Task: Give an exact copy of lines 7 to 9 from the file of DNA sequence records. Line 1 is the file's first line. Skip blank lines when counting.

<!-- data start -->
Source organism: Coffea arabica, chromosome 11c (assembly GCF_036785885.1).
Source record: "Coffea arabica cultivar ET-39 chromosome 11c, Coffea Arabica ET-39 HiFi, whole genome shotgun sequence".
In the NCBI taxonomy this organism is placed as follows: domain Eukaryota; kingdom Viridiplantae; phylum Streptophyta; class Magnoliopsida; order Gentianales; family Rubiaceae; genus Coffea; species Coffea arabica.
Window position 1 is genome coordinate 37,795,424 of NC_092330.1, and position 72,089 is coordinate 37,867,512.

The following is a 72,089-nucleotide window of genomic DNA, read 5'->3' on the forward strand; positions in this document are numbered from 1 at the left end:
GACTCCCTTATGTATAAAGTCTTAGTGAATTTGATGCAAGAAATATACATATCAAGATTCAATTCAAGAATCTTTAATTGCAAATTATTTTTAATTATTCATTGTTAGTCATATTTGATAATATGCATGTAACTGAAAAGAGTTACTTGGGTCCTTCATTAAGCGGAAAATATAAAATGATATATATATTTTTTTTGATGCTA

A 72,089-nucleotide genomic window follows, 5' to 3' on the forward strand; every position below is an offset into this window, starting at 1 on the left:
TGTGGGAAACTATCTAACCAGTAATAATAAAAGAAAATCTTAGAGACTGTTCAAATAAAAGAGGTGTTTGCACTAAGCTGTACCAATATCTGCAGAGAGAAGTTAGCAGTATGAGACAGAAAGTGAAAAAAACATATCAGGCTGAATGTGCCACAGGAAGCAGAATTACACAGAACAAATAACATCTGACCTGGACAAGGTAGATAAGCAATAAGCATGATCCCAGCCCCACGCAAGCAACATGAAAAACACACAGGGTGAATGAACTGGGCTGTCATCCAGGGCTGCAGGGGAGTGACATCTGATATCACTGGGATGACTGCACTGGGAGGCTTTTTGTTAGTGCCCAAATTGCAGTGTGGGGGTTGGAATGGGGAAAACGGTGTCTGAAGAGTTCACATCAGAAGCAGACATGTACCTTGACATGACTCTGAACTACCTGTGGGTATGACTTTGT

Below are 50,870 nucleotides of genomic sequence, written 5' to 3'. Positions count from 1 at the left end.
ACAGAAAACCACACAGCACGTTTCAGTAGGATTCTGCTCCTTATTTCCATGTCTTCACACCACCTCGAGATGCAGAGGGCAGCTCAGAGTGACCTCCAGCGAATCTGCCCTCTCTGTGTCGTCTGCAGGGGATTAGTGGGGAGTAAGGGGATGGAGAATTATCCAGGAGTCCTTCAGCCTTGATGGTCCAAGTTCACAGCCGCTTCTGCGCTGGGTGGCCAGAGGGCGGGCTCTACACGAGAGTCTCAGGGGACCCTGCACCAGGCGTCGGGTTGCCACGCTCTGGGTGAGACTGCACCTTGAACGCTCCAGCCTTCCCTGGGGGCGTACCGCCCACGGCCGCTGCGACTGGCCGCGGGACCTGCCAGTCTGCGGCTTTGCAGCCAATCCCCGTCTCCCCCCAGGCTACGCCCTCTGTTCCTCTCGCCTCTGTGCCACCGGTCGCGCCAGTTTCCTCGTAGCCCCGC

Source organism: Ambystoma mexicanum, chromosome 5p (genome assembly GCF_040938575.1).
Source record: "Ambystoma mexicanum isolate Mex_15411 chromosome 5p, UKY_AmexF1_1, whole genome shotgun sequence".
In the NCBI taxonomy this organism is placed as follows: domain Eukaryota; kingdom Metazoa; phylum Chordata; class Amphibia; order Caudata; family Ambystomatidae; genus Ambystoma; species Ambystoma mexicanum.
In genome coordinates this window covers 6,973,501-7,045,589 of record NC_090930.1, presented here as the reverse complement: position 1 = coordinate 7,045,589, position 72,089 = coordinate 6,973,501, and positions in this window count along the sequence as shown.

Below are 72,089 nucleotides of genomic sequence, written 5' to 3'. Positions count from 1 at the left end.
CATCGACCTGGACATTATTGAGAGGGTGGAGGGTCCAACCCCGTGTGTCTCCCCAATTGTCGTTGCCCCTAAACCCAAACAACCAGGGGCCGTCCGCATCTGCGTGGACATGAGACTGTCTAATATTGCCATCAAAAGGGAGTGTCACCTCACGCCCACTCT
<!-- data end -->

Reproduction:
A 72,089-nucleotide genomic window follows, 5' to 3' on the forward strand; every position below is an offset into this window, starting at 1 on the left:
TGTGGGAAACTATCTAACCAGTAATAATAAAAGAAAATCTTAGAGACTGTTCAAATAAAAGAGGTGTTTGCACTAAGCTGTACCAATATCTGCAGAGAGAAGTTAGCAGTATGAGACAGAAAGTGAAAAAAACATATCAGGCTGAATGTGCCACAGGAAGCAGAATTACACAGAACAAATAACATCTGACCTGGACAAGGTAGATAAGCAATAAGCATGATCCCAGCCCCACGCAAGCAACATGAAAAACACACAGGGTGAATGAACTGGGCTGTCATCCAGGGCTGCAGGGGAGTGACATCTGATATCACTGGGATGACTGCACTGGGAGGCTTTTTGTTAGTGCCCAAATTGCAGTGTGGGGGTTGGAATGGGGAAAACGGTGTCTGAAGAGTTCACATCAGAAGCAGACATGTACCTTGACATGACTCTGAACTACCTGTGGGTATGACTTTGT

Below are 50,870 nucleotides of genomic sequence, written 5' to 3'. Positions count from 1 at the left end.